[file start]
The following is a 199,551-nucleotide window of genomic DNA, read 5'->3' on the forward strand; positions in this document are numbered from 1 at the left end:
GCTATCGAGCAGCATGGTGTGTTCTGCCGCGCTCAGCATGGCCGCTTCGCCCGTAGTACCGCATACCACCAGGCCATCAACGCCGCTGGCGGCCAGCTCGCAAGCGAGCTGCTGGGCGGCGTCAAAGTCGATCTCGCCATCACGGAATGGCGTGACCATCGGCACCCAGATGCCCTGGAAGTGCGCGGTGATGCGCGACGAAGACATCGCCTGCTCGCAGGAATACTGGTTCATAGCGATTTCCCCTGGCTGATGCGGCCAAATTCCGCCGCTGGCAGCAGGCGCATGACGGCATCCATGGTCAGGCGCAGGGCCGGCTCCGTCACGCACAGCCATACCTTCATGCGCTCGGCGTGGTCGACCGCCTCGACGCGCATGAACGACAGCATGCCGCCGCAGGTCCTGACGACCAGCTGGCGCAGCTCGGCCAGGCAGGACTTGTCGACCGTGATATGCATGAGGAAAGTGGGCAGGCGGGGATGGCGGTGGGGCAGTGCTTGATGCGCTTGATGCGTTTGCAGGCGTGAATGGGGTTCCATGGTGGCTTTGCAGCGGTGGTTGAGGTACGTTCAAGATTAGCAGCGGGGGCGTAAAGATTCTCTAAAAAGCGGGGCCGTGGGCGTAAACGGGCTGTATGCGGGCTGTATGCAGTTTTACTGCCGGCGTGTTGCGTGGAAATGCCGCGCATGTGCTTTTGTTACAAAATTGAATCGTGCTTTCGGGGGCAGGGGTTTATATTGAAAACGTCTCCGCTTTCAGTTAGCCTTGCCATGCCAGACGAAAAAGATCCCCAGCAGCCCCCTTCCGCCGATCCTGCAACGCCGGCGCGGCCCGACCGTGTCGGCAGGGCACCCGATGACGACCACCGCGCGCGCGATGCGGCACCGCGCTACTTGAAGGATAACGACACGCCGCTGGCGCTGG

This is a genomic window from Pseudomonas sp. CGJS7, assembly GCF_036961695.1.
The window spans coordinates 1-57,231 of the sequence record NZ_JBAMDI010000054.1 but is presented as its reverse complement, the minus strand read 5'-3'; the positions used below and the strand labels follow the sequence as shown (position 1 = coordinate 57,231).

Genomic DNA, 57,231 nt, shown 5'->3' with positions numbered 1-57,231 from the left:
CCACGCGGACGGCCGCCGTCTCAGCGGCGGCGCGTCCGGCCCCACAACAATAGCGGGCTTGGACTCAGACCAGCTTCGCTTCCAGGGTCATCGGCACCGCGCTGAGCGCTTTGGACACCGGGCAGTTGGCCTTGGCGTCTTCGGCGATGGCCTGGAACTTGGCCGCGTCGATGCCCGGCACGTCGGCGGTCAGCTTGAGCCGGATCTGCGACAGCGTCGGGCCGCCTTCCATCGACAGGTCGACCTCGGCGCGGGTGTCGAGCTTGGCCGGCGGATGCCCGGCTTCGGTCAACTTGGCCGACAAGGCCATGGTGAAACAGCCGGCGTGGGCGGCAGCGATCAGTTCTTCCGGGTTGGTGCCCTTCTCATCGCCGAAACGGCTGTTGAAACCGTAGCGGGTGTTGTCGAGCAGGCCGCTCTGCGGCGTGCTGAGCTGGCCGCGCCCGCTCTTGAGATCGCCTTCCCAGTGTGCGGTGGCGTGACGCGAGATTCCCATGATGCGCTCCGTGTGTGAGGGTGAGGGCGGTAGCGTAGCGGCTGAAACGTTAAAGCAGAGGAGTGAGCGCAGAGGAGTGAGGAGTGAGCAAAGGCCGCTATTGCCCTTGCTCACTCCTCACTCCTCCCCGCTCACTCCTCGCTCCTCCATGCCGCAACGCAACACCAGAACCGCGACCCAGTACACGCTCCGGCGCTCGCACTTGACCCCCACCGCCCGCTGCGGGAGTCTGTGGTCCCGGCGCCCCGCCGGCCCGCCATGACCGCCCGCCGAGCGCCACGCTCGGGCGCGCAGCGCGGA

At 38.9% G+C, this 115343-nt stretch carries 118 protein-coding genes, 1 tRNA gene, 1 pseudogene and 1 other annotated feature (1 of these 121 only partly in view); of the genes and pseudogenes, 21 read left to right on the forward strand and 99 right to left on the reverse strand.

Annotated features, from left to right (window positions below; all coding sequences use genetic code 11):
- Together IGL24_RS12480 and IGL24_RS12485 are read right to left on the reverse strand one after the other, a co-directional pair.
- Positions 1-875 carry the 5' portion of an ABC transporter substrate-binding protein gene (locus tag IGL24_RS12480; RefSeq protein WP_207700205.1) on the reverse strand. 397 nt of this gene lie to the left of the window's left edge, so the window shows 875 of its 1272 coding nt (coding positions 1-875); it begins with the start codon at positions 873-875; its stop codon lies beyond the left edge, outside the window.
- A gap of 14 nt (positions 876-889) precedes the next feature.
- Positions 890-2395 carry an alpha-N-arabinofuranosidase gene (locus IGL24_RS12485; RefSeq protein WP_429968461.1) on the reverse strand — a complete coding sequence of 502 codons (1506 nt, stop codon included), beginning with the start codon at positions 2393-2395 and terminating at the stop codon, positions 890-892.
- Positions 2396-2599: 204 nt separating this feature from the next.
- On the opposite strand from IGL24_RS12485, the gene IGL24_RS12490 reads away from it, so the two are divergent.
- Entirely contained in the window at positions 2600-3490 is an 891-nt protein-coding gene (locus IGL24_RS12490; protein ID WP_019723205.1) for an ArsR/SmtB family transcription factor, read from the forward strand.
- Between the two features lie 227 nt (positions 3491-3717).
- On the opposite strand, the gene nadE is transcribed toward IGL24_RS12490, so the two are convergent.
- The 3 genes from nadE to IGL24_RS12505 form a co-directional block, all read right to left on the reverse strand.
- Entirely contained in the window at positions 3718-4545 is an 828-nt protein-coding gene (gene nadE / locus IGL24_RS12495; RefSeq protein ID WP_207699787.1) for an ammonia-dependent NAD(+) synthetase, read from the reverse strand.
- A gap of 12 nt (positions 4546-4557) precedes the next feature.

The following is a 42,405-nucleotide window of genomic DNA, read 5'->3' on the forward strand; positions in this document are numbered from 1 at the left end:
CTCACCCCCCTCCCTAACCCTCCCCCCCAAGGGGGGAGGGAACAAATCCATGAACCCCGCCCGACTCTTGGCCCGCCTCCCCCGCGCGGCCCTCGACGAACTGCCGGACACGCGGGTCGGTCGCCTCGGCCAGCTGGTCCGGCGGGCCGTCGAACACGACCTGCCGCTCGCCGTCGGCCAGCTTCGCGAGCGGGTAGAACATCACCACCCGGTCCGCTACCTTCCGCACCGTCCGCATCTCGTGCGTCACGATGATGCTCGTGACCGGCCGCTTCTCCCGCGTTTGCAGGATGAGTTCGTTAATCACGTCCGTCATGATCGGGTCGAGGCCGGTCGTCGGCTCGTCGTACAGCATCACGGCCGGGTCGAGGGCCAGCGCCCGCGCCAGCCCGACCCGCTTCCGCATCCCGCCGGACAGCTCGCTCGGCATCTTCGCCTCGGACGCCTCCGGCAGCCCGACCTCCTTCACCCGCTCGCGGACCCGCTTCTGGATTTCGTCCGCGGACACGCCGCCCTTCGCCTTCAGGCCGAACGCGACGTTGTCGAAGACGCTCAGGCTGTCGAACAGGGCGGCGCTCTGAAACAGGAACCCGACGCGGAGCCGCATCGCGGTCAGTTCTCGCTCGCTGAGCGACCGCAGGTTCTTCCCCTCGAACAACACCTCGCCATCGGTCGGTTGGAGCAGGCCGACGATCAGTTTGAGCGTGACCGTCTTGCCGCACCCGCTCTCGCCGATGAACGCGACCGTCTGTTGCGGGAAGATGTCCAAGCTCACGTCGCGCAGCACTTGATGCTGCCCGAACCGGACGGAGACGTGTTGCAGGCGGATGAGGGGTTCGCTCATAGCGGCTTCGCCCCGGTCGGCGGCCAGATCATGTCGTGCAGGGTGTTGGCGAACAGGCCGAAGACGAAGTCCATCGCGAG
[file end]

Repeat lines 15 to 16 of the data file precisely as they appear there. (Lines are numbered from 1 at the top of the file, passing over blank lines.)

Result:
- Entirely contained in the window at positions 2600-3490 is an 891-nt protein-coding gene (locus IGL24_RS12490; protein ID WP_019723205.1) for an ArsR/SmtB family transcription factor, read from the forward strand.
- Between the two features lie 227 nt (positions 3491-3717).